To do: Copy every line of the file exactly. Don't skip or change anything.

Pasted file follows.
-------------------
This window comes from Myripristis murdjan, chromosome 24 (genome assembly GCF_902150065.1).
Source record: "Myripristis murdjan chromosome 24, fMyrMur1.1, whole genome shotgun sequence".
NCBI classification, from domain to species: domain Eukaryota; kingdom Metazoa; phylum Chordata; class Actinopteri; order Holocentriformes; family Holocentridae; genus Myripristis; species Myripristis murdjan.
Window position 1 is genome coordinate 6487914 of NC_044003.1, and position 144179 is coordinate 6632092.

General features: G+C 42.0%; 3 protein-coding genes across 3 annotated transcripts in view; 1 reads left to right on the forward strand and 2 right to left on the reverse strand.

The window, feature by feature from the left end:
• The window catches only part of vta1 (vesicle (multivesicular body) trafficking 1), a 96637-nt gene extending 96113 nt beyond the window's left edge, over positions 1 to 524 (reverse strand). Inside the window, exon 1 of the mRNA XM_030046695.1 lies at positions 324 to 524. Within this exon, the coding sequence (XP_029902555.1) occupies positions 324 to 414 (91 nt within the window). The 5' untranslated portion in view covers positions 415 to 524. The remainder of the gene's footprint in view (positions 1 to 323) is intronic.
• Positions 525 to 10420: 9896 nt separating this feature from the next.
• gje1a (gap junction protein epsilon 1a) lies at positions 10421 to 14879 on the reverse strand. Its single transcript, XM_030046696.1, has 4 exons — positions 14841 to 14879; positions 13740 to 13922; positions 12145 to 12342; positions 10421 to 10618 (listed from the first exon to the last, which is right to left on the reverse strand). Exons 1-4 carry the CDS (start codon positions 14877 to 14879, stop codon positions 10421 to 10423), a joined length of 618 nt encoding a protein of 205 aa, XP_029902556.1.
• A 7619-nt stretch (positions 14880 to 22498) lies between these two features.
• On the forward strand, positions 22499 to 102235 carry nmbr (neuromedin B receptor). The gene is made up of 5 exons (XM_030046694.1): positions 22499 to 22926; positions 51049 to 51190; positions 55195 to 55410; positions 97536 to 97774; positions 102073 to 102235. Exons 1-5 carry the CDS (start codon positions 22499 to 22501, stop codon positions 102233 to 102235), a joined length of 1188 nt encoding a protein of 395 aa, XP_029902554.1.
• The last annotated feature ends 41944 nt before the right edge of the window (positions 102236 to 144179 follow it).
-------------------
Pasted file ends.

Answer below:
This window comes from Myripristis murdjan, chromosome 24 (genome assembly GCF_902150065.1).
Source record: "Myripristis murdjan chromosome 24, fMyrMur1.1, whole genome shotgun sequence".
NCBI classification, from domain to species: domain Eukaryota; kingdom Metazoa; phylum Chordata; class Actinopteri; order Holocentriformes; family Holocentridae; genus Myripristis; species Myripristis murdjan.
Window position 1 is genome coordinate 6487914 of NC_044003.1, and position 144179 is coordinate 6632092.

General features: G+C 42.0%; 3 protein-coding genes across 3 annotated transcripts in view; 1 reads left to right on the forward strand and 2 right to left on the reverse strand.

The window, feature by feature from the left end:
• The window catches only part of vta1 (vesicle (multivesicular body) trafficking 1), a 96637-nt gene extending 96113 nt beyond the window's left edge, over positions 1 to 524 (reverse strand). Inside the window, exon 1 of the mRNA XM_030046695.1 lies at positions 324 to 524. Within this exon, the coding sequence (XP_029902555.1) occupies positions 324 to 414 (91 nt within the window). The 5' untranslated portion in view covers positions 415 to 524. The remainder of the gene's footprint in view (positions 1 to 323) is intronic.
• Positions 525 to 10420: 9896 nt separating this feature from the next.
• gje1a (gap junction protein epsilon 1a) lies at positions 10421 to 14879 on the reverse strand. Its single transcript, XM_030046696.1, has 4 exons — positions 14841 to 14879; positions 13740 to 13922; positions 12145 to 12342; positions 10421 to 10618 (listed from the first exon to the last, which is right to left on the reverse strand). Exons 1-4 carry the CDS (start codon positions 14877 to 14879, stop codon positions 10421 to 10423), a joined length of 618 nt encoding a protein of 205 aa, XP_029902556.1.
• A 7619-nt stretch (positions 14880 to 22498) lies between these two features.
• On the forward strand, positions 22499 to 102235 carry nmbr (neuromedin B receptor). The gene is made up of 5 exons (XM_030046694.1): positions 22499 to 22926; positions 51049 to 51190; positions 55195 to 55410; positions 97536 to 97774; positions 102073 to 102235. Exons 1-5 carry the CDS (start codon positions 22499 to 22501, stop codon positions 102233 to 102235), a joined length of 1188 nt encoding a protein of 395 aa, XP_029902554.1.
• The last annotated feature ends 41944 nt before the right edge of the window (positions 102236 to 144179 follow it).